Success stories in the business world run often on clever strategy and a “big chunk of luck.” That’s according to David Abrahamovitch, founder and CEO of London-based coffee chain, Grind.
The coffee company, which recently celebrated its tenth birthday, is known for its ten-strong chain of coffee bars – and in the evening, cocktail bars – scattered across London. More recently, Grind is now instantly recognisable from its pale pink tins packed with compostable coffee pods that took off during the pandemic.
The pivot towards an at-home offering and ecommerce platform where customers can buy Grind coffee to drink at home, David insists, was a “deliberate strategic move,” but not one in reaction to the pandemic and the closure of Grind cafés.
“It was a reaction, but a reaction to, ‘well, we’ve scaled to ten sites, we’ve built a brand that everyone loves.’” said David. “Every time we open a site, the stakes get higher, and we’re still relatively limited in how many people we can reach through these stores.”
Work on the direct-to-consumer (D2C) platform began roughly a year before the UK’s first lockdown, when the company closed a £3.5M crowdfunding round in early 2019. But building an online offering at scale meant moving to a bigger roastery, buying the right equipment, setting up an online shop and budgeting for advertising. David said that plans fell into place at just the right time.
“What was lucky was that we made that decision when we did,” said David. “It still gives me the shivers to think about the fact that a couple of containers made it through three weeks before lockdown. A crucial bit of equipment that we bought took six months to be delivered, and it got delivered and installed two weeks before lockdown.”
Bold business moves
When Grind first launched in 2011, a sustainable coffee cult brand was never the plan. Each phase of growth – just like the introduction of at-home coffee pods – was what David describes as a “pure reaction.”
“We built the place we wanted to go to from the very beginning,” he said. “There was no plan beyond, ‘Let’s convert this one site into a coffee shop, make good coffee, play loud music and make it fun.’ The beauty of the brand is that it really did start out like that.”
David inherited the site that would later become Shoreditch Grind from his father, who used it to run a mobile phone business. Alongside close friend and DJ Kaz James, he decided to turn the circular-shaped building on east London’s Old Street into a coffee shop after watching the area transform into a burgeoning tech scene.
David, who used to work in the shop for a summer job, said, “It was never a question about giving up the building. The only question to me was what to do with the building.
“It just felt like it should be a meeting point of some kind – a coffee shop, or something like that.”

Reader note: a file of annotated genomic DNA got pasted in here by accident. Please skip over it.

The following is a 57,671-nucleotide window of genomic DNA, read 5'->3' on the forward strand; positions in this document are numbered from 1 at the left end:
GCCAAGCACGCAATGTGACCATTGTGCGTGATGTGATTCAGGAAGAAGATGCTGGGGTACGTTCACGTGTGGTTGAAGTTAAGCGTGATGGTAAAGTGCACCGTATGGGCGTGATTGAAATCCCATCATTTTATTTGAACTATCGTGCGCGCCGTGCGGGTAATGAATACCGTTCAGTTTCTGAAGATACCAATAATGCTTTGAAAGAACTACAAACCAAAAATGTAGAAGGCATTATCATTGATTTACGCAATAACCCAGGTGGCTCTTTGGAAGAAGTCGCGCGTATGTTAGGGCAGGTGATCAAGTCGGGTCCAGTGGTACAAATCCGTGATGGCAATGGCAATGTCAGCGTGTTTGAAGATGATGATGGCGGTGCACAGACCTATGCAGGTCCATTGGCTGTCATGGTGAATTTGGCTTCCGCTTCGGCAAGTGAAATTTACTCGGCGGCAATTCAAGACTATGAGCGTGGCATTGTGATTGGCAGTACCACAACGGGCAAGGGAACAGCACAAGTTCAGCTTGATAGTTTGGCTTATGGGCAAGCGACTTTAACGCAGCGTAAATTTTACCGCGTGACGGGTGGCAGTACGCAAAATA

Growing despite adversity
Ten years and ten sites later, the brand is set for international expansion thanks to the ecommerce platform that propped up growth while high street stores were locked down.
While coffee shops were forced to close during the pandemic, Grind saw a huge demand for its compostable pods, with a 5,000% increase in the number of subscriptions as the UK entered its first lockdown. Grind products, packaged up in the iconic pink tins, are now in the homes of over 100,000 people, with one pod sold every three seconds.
“If you told us then that eventually it would become a D2C coffee pod company ten years later, I would say it was absolutely not part of the plan,” said David. “Despite this, that’s not to say that the way that I’m wired is, ‘well, if we’re going to build one, we’re going to make it amazing and we’re going to make it possible to scale.’”
The company also launched a partnership with Soho House, a chain of private members’ clubs, hotels and restaurants, in 2020, which David hopes will springboard the company into new European and US markets.
Asked about how the ecommerce side of the business had merged with coffee hubs, David said it was still “one business.”
“I dismiss the idea that if people buy pods that they use at home, they’re going to stop coming to our store. We want people to drink Grind coffee at home and come to our stores,” he noted. “It’s nice that people are discovering the business through this (new) side.”
Success for now and beyond
Still, he admitted that now was not the climate to be investing immediately in more physical stores. A recent funding round of £22M led by entrepreneur and author Richard Koch will help Grind accelerate the development of its online shop. 30M pods – which are entirely compostable, plastic free and compatible with popular Nespresso machines – are on track to be shipped within the next year. Alongside the success of the online shop and their latest funding round, the company has also launched a book, A Modern Guide to City Living.
While the next decade remains unclear, having weathered and realigned the brand during one of the greatest blows to the hospitality industry, Grind is set to rise to the challenge. As for its CEO, perhaps he’ll need some coffee first.
David Abrahamovitch is the CEO of Grind.